On May 25, U.S. District Court Judge Sam Haddon ruled that Montana’s March petition deadline for non-presidential independent candidates is unconstitutionally early. The case is Kelly v McCulloch, cv-08-25. Montana’s petition deadline for non-presidential independent candidates had been in June between 1973 and 2007, but in 2007 the legislature moved it to March. Here is the 22-page opinion. UPDATE: here is a newspaper story about the decision.
Steve Kelly, who desired to be an independent candidate for U.S. Senate in 2008, had then sued to overturn the new early deadline. Judge Haddon had initially ruled that Kelly lacks standing, because he had not attempted to petition in 2008. But the 9th circuit had reversed the standing decision, and had sent the case back to the U.S. District Court for a ruling on the merits. That decision has now been issued. The Montana legislature won’t be in session until 2013, so presumably the Secretary of State will administratively set a new deadline to be in effect for the 2012 election. In this lawsuit, Kelly was represented by the ACLU.
The Montana independent candidate procedure is also a means for unqualified parties to appear on the general election ballot. Montana has always permitted independent candidates to choose a partisan label, which appears on the ballot in place of the word “independent”. So, in effect, the Montana independent petition procedure functions as a means for unqualified parties to also get on the ballot. The decision upholds the number of signatures for independent candidates, which is 5% of the vote for the winning candidate in the previous election. The number of signatures averages out to 3% of the last vote cast. The opinion says nothing whatsoever about the plaintiff’s point that the full party petition is only 5,000 signatures, and it doesn’t seem rational to require an independent candidate for statewide office to collect approximately twice as many signatures as are needed for a new qualified party. Also, independent presidential candidates just need 5,000 signatures.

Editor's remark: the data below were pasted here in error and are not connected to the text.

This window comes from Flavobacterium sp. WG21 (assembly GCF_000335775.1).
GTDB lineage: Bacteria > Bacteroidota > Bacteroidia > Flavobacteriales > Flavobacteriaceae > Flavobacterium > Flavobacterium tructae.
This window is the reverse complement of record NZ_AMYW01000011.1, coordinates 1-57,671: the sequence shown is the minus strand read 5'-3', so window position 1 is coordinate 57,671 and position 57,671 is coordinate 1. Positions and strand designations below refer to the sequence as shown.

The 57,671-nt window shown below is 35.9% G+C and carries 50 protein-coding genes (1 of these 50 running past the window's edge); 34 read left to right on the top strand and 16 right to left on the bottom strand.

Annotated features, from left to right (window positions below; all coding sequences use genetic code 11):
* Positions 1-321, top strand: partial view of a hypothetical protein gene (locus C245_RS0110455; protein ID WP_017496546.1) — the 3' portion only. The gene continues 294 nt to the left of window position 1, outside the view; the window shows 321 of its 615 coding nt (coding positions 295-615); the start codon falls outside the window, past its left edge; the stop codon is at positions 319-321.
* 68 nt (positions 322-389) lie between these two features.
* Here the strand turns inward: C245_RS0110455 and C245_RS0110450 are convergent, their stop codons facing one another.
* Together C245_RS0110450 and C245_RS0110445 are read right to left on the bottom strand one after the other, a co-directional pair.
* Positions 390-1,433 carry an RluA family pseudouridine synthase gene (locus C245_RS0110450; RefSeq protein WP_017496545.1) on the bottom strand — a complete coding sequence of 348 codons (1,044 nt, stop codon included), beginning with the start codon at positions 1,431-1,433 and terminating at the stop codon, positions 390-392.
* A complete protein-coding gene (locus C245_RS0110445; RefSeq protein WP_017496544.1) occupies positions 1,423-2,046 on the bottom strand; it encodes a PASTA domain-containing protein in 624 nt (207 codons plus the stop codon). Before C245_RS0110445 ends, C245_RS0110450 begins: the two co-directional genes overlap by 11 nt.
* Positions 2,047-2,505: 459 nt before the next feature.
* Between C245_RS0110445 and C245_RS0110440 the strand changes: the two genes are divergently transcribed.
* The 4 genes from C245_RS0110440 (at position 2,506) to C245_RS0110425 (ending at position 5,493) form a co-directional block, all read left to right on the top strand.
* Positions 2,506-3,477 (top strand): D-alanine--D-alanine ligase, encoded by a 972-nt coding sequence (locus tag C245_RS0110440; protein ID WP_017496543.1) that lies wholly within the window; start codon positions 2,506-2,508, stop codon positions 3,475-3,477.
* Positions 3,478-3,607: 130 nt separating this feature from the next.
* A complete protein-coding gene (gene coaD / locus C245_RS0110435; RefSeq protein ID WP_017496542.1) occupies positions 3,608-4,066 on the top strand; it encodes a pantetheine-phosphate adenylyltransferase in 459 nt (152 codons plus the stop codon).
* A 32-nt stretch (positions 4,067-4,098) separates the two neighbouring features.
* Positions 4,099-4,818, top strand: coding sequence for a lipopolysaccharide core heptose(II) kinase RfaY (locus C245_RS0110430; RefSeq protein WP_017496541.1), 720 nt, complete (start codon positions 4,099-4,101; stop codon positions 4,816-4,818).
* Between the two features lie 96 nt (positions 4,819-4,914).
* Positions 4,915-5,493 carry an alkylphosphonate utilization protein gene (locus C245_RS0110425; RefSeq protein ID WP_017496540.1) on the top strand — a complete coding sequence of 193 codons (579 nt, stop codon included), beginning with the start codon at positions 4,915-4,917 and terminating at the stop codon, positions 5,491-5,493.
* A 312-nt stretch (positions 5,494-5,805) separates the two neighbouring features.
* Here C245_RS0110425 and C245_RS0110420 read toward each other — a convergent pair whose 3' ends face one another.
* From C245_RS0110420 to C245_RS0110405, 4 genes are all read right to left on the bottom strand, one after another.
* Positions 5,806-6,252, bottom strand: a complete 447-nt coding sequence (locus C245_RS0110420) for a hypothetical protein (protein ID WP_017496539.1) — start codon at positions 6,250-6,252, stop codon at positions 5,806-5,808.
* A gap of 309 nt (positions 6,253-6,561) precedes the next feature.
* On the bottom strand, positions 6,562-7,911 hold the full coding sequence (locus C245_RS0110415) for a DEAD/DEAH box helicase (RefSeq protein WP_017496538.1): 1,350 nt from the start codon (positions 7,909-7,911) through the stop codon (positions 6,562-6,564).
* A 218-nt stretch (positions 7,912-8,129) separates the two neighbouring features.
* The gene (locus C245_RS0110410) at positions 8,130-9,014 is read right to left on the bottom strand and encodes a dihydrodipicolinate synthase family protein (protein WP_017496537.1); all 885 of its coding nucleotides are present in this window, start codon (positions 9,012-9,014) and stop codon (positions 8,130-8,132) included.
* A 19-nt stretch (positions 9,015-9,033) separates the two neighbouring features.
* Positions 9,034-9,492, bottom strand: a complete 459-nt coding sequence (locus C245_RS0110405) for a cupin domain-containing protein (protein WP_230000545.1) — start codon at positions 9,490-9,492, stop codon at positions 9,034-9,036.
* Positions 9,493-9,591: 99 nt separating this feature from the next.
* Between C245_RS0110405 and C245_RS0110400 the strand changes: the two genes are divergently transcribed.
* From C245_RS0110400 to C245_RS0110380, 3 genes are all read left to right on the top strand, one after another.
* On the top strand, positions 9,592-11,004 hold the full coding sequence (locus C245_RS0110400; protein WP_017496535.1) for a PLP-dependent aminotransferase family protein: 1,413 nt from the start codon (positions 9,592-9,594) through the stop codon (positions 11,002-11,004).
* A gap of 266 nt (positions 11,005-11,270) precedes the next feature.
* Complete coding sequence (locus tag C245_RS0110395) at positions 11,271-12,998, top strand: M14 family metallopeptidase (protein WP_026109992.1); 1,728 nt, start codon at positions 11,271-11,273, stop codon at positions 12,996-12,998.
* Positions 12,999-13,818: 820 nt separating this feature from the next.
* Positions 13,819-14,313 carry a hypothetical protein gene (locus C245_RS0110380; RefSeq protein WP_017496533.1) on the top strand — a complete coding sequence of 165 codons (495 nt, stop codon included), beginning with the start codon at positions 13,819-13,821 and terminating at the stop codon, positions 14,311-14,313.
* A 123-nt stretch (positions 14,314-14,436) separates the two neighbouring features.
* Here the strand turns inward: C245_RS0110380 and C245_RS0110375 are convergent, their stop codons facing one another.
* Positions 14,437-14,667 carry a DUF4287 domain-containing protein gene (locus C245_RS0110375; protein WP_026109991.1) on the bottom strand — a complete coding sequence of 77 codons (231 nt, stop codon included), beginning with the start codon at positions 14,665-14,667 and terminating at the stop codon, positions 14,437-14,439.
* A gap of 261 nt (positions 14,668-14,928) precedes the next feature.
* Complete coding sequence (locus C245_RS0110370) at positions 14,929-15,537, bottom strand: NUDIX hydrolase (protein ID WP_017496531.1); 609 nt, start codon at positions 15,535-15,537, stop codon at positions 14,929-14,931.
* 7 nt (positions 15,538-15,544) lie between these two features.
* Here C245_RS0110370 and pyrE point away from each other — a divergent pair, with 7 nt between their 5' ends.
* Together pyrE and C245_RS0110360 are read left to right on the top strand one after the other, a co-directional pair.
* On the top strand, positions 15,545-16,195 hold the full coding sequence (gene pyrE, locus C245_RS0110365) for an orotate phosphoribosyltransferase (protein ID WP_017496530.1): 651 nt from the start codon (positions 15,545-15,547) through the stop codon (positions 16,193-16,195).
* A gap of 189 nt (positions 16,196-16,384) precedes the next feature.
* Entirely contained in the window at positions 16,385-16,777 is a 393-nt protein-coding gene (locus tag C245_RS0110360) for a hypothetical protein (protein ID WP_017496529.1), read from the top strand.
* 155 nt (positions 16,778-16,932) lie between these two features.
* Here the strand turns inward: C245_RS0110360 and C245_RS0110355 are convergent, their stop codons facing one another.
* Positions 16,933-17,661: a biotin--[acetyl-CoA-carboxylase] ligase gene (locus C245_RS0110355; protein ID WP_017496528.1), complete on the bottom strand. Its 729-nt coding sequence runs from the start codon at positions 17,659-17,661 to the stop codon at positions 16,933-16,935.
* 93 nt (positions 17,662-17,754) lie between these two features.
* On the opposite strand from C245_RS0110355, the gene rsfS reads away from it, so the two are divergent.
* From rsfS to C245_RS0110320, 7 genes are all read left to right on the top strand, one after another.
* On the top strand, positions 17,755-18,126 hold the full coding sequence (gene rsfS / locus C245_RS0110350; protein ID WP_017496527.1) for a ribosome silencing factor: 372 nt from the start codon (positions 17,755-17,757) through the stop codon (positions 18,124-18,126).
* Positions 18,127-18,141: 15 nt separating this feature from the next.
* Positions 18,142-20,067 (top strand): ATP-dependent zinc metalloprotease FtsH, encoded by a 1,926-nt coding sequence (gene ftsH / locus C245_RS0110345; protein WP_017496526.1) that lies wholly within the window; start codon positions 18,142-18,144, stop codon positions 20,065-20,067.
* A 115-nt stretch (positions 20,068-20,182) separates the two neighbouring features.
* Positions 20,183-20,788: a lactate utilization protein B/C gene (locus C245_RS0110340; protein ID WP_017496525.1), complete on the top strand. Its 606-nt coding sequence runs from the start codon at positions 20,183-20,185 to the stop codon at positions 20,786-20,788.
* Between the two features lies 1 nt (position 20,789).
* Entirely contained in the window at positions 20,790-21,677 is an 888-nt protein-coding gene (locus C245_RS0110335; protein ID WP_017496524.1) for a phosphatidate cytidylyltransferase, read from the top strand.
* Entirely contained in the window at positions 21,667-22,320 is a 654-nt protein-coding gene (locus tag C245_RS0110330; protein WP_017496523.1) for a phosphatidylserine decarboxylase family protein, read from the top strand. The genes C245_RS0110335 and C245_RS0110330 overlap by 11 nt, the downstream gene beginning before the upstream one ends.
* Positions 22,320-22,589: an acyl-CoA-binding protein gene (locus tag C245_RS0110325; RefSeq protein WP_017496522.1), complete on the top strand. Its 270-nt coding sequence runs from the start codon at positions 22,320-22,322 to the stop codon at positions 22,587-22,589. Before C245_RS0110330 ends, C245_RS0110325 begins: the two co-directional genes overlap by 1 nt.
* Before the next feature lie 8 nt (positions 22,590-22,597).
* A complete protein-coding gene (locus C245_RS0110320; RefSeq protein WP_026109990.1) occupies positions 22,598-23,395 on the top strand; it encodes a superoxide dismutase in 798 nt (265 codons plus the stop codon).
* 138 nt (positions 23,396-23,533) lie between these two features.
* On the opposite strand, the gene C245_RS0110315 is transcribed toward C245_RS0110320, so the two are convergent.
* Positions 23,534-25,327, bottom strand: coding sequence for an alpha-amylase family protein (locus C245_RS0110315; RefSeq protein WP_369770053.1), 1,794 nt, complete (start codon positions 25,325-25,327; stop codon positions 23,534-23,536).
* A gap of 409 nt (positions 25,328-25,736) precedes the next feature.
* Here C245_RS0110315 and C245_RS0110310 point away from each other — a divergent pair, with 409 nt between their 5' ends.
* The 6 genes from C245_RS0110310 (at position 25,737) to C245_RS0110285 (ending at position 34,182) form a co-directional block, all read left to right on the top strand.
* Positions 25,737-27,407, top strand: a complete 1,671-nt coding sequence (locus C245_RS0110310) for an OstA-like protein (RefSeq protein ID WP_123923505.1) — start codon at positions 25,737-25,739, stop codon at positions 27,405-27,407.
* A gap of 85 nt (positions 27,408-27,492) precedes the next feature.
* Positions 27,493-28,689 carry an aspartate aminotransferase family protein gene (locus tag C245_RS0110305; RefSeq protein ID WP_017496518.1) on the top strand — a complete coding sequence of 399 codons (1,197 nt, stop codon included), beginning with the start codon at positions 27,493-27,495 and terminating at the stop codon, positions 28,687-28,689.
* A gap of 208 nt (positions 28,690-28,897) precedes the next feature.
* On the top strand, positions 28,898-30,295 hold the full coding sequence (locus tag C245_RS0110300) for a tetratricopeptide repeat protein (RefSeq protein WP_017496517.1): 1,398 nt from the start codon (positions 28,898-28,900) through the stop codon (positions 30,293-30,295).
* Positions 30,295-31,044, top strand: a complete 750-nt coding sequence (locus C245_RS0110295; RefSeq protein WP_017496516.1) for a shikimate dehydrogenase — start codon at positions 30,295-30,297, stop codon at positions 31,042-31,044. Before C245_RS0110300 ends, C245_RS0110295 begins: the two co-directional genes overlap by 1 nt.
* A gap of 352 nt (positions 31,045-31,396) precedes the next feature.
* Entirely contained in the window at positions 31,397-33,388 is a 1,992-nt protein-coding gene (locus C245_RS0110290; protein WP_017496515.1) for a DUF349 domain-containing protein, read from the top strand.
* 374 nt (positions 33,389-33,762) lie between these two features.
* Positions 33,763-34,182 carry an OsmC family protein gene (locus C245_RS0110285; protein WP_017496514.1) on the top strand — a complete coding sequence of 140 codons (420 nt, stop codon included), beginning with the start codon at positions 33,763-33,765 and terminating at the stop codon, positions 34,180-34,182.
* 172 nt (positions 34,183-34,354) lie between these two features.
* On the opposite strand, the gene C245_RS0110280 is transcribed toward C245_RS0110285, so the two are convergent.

The opinion also upholds the filing fee, which is 1% of the salary for the office. Montana law provides a way around the filing fee for candidates who can’t afford it.
The Montana decision is the third one this year to strike down, or enjoin, a too-early petition deadline for independent candidates or newly-qualifying parties. The others have been in Tennessee (April too early) and California (January too early).